Publisher's Notebook

Hold the Bag, Please

When Jennifer and I named the company Brown Paper Press four years ago, we had no idea it would be a difficult name to remember. It seemed so simple to us—as simple as, well, brown paper.

And yet, I might have guessed that the name would invoke images not of a roll of plain brown paper, but of the ubiquitous—and, I suppose, even culturally iconic—brown paper bag. Indeed, Brown Paper Press has been called a lot of wrong things over the last four years, but there’s always always always a “bag” in there somewhere:


Brown Paper Bag
Brown Bag
Paper Bag
Paper Bag Press

...and the list goes on. It’s fine. Honestly. I’m not offended. Sure, brown paper bags do not exactly scream high quality. And, no, we were definitely not going for sack-lunch imagery when we named the press. But it’s understandable all the same.

And anyway, if we stick around long enough, the name eventually will roll off the tongue. Like Random House! Okay, not like Random House.

In the meantime, though, perhaps it would be helpful to swap out that sack-lunch image for the one below—because this one, truly, is what we had in mind when the press was founded.



You remember when you were a kid and your grade-school teacher asked you to cover a book in Craft paper, right? Surely at least one of your grade-school teachers did that. Those projects were so much fun, weren’t they? And that paper! It was so inviting. How it beckoned our words and drawings, opened up our imaginations, and sparked our creativity.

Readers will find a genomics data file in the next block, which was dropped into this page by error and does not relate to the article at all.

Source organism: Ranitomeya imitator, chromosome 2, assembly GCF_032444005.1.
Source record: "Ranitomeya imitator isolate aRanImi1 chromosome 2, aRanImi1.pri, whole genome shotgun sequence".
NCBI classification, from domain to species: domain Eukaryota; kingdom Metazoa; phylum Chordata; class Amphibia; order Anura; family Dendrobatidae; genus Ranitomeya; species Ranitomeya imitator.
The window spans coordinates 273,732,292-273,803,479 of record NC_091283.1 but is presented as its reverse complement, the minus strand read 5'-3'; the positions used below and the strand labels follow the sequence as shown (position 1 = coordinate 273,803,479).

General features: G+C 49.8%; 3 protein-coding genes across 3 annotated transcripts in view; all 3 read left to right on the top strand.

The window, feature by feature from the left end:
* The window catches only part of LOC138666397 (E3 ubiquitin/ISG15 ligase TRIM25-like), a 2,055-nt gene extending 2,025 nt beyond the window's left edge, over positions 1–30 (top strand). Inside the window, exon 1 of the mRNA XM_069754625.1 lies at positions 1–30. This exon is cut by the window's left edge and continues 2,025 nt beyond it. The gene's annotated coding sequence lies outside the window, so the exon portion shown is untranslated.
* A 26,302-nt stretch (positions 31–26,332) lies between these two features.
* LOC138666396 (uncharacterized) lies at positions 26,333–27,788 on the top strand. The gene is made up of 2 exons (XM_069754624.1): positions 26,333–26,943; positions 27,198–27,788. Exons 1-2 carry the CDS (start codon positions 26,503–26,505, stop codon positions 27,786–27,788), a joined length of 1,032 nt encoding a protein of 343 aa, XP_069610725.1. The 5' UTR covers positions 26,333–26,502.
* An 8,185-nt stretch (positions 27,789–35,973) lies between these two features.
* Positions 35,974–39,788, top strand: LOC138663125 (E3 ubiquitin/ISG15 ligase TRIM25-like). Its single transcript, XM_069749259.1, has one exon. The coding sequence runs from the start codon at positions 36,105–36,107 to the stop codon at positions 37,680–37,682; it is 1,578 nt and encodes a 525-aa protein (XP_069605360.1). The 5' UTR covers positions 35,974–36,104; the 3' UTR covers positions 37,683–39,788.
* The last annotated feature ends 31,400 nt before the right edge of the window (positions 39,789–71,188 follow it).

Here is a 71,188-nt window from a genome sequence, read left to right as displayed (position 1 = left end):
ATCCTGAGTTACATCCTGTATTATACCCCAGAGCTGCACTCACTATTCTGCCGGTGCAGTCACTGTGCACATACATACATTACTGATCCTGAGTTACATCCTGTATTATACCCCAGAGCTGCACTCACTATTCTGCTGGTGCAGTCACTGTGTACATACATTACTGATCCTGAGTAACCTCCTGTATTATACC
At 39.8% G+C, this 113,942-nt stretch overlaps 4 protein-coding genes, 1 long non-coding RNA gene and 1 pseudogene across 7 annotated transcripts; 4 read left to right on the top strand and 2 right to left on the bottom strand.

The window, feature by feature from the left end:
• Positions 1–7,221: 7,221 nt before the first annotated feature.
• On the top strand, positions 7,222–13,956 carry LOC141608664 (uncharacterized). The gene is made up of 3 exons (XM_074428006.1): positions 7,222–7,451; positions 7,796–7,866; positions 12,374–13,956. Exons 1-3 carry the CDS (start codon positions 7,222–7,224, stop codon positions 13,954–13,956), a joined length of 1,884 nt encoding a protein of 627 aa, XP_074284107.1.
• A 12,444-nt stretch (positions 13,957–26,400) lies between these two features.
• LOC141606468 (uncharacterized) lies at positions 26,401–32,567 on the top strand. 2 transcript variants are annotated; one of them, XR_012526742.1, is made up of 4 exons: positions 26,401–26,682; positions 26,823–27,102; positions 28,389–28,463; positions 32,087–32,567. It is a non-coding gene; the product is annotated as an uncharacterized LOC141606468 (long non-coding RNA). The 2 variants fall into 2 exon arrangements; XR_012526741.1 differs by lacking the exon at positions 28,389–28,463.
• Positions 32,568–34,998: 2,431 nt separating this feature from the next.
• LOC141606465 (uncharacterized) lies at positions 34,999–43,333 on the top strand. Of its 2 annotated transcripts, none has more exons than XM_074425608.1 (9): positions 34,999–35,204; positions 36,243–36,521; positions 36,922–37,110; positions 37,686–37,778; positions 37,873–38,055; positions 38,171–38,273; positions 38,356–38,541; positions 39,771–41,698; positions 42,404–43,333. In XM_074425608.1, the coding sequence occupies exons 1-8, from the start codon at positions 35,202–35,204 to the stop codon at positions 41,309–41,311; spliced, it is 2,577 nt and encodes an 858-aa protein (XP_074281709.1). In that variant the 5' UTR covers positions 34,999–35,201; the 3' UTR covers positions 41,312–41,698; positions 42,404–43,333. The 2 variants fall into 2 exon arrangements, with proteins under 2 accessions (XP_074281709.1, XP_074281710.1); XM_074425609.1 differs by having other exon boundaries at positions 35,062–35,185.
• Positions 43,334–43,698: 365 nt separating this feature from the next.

Those books encased in all those brand-new, crease-free, brown-paper jackets just seemed so goddamn full of potential.

Just like us. 

Or so I like to think.

BPP is a slow-growing—some might say glacially-slow-growing—press, and we have so few titles under our belts. But the potential is here, and our pace is mostly reflective of my desire to be in the game for a long, long time. After all, paper is a wonderful thing, but it burns easily. I am necessarily protective of what Jennifer and I created. I want to keep the candle lit, but I also want to contain the flame.

Jennifer and I always said we wanted to be a place for curious minds in modern times. We wanted to reflect our culture and to publish books that matter.

That, I think, will always be my goal: Fresh perspectives, relevant titles, full of potential.